As the court stated, "'[a] Defendant is entitled to summary judgment if the Defendant can establish the absence of evidence necessary to support an essential element of the Plaintiff's case.'" See Saliba v. Union Pacific R.R. Co., 264 Kan. 128, 131, 955 P.2d 1189 (1998). Further, "'"a complete failure of proof concerning an essential element of the nonmoving parties' case necessarily render all other facts immaterial."'" See Crooks v. Greene, 12 Kan. App. 2d 62, Syl. ¶ 2, 736 P.2d 78 (1987). But, the party opposing the motion "'is to be given the benefit of all reasonable inferences to be drawn from the evidentiary matter and all facts asserted by the party opposing the motion and supported by affidavits or other evidentiary material must be taken as true.'" Brown v. Wichita State University, P.E.C., Inc., 217 Kan. 661, 665, 538 P.2d 713 (1975).

"The primary rule in interpreting written contracts is to ascertain the intent of the parties." Liggatt v. Employers Mut. Casualty Co., 273 Kan. 915, 921, 46 P.3d 1120 (2002). Where contract terms are plain and unambiguous, the intention of the parties and the meaning of the contract are determined from the contract itself. Gray v. Manhattan Med. Center, Inc., 28 Kan. App. 2d 572, 580, 18 P.3d 291 (2001).

Paragraph 5 of the buyer's acknowledgment reads: "I specifically represent that there are no important representations concerning the condition or value of the property made by SELLER or BROKER on which I am relying except as may be fully set forth in writing and signed by them." The district court interpreted paragraph 5 as imposing no obligations on the Raines. "Had McLellan wanted to subject them to liability, she should have sought another writing which set forth those representations upon which she wanted to rely as she was instructed in paragraph five of the Buyer's Acknowledgment."

McLellan argues this interpretation was erroneous and that the representations need not be in a separate writing because they are already contained in the disclosure statement. Although the language does not suggest a separate writing is required, the district court's interpretation is not erroneous. The unambiguous language of paragraph 5 clearly directs McLellan to either indicate which representations she was relying on or agree to rely on none of them. She did not so indicate and thus waived her right to rely on the Raines' representations in the disclosure statement.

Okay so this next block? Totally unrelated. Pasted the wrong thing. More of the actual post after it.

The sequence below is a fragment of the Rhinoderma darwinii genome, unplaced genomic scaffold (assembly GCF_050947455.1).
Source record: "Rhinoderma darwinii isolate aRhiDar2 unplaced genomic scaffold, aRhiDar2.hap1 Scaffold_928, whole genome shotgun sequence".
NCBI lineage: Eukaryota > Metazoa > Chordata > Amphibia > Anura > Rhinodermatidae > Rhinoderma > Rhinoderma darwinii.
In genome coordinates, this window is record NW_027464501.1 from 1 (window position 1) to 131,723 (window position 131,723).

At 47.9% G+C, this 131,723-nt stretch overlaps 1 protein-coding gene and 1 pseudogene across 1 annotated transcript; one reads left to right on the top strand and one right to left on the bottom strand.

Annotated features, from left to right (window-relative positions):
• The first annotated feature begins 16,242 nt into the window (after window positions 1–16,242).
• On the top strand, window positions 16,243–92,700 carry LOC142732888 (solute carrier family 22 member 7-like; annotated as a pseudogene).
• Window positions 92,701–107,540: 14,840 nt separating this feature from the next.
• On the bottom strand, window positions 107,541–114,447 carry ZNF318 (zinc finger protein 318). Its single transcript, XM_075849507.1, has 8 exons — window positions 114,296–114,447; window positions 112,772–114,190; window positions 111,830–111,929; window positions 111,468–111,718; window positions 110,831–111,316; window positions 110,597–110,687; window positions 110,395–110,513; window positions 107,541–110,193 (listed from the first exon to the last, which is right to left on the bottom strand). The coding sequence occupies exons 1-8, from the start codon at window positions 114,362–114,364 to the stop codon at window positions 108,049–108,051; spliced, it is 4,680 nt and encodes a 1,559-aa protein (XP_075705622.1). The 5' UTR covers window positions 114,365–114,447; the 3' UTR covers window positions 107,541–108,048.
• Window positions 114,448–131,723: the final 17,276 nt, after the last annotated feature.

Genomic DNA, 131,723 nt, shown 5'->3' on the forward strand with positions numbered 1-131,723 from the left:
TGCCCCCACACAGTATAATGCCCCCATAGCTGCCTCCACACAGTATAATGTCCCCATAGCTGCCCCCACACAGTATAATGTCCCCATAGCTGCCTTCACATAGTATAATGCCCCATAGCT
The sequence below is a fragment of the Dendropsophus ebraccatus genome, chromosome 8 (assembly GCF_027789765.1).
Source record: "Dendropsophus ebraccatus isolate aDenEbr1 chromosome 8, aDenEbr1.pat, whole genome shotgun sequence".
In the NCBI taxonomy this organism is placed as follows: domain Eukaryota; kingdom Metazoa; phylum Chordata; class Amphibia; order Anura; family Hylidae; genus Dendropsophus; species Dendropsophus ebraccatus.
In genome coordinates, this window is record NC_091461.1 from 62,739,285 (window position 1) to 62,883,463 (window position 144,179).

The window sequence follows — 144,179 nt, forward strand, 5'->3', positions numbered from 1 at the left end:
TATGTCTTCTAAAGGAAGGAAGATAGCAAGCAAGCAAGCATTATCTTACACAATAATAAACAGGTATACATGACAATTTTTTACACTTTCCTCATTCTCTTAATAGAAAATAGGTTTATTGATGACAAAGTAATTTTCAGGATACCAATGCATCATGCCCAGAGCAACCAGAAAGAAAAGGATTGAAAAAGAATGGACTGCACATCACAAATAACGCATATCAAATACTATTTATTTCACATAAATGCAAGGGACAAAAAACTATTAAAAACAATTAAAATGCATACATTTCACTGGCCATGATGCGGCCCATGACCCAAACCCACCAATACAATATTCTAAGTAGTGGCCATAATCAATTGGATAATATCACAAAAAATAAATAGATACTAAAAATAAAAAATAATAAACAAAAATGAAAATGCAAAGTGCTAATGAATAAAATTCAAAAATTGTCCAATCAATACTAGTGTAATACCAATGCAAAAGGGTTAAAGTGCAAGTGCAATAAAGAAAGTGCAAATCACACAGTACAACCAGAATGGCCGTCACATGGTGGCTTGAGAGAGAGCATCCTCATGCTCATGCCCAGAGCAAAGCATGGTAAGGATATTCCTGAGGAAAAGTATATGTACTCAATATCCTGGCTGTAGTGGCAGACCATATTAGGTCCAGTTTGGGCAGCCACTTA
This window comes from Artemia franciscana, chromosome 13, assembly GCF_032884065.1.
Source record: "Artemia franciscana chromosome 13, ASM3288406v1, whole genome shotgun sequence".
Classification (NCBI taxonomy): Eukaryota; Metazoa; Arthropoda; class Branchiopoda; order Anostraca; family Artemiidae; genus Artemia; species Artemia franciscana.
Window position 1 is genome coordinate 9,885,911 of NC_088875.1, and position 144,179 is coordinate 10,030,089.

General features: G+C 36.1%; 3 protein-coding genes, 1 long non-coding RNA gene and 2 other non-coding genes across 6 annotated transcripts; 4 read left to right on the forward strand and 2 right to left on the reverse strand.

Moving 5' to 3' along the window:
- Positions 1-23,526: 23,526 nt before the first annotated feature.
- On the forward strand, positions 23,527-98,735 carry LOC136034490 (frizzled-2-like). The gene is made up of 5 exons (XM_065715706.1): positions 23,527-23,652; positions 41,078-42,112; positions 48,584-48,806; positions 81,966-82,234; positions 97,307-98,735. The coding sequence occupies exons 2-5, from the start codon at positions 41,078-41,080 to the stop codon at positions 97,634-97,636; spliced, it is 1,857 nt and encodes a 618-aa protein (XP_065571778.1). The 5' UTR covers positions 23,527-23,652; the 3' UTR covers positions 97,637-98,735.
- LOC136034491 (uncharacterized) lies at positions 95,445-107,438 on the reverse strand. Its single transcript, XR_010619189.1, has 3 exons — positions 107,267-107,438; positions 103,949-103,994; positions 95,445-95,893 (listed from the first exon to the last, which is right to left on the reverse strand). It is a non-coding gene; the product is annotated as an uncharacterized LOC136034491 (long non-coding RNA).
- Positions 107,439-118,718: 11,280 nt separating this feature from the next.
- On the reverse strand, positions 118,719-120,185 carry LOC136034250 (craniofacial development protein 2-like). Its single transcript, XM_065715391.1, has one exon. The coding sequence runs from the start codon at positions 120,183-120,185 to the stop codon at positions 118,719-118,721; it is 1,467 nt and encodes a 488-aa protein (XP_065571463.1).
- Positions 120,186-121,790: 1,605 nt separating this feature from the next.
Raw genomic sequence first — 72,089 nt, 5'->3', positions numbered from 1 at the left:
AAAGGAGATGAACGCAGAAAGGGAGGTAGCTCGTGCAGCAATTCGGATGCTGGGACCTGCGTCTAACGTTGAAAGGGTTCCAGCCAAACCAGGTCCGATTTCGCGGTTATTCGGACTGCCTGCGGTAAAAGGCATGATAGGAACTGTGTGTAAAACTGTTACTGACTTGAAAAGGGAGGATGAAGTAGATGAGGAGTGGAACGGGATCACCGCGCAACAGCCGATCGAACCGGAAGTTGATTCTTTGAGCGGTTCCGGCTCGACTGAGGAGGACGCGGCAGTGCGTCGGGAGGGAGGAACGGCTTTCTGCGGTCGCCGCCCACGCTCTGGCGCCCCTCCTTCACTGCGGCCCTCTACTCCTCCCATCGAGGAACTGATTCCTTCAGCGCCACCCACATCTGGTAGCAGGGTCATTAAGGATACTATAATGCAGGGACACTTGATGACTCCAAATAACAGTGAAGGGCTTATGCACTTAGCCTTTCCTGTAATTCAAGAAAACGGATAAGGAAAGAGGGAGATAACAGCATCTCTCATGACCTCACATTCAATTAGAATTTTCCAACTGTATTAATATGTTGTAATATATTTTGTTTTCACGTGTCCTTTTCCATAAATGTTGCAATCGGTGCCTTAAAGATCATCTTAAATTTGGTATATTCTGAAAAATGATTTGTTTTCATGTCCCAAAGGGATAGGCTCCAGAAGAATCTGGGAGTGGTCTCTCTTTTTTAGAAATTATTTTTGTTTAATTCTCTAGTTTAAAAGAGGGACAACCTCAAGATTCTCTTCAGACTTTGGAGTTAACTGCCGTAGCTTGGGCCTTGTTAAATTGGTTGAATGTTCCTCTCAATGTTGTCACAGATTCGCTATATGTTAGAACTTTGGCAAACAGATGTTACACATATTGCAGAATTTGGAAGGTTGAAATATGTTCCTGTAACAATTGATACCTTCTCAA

The district court also found McLellan had offered no proof of damages resulting from the alleged breach and had thus failed to prove a required element of her contract claim. McLellan now asserts she proved she suffered damages and that the district court and several defendants admitted as much. The district court did not elaborate on its ruling but stated simply McLellan "cannot show damages resulting from any alleged breach." (Emphasis added.) This conclusion is presumably based on its finding that the buyer's acknowledgment did not impose any obligations on the Raines.

"Reliance damages, as with any other type of damages, must be the proximate result of a breach of contract, and damages which are remote, contingent, and speculative in character cannot serve to support a judgment." MLK, Inc. v. University of Kansas, 23 Kan. App. 2d 876, Syl. ¶ 5, 940 P.2d 1158 (1997). Because McLellan released the Raines from any obligation to disclose adverse information on the disclosure statement and agreed not to rely on their statements therein, any false statement did not constitute a breach of contract. Any damages McLellan suffered, therefore, were not the proximate result of a breach of contract.

Moreover, as the defendants repeatedly point out, McLellan received notice of the "chance of leaks" due to a crack in the house's foundation in her initial inspection by J&J Home Inspection well before closing. "Recovery will not be allowed for damages that a party should have foreseen and could have avoided by reasonable effort without undue risk, expense, or humiliation." MLK, Inc., 23 Kan. App. 2d 876, Syl. ¶ 6.

The district court properly sustained the Raines' motion for summary judgment on McLellan's breach of contract claim.

McLellan's fraud claim

McLellan next argues the trial court improperly granted the defendants' motions for summary judgment on her fraud by omission claim, arguing genuine issues of material fact remained as to all defendants and attempting to distinguish the body of law the district court used to conclude she could not prove the element of justifiable reliance.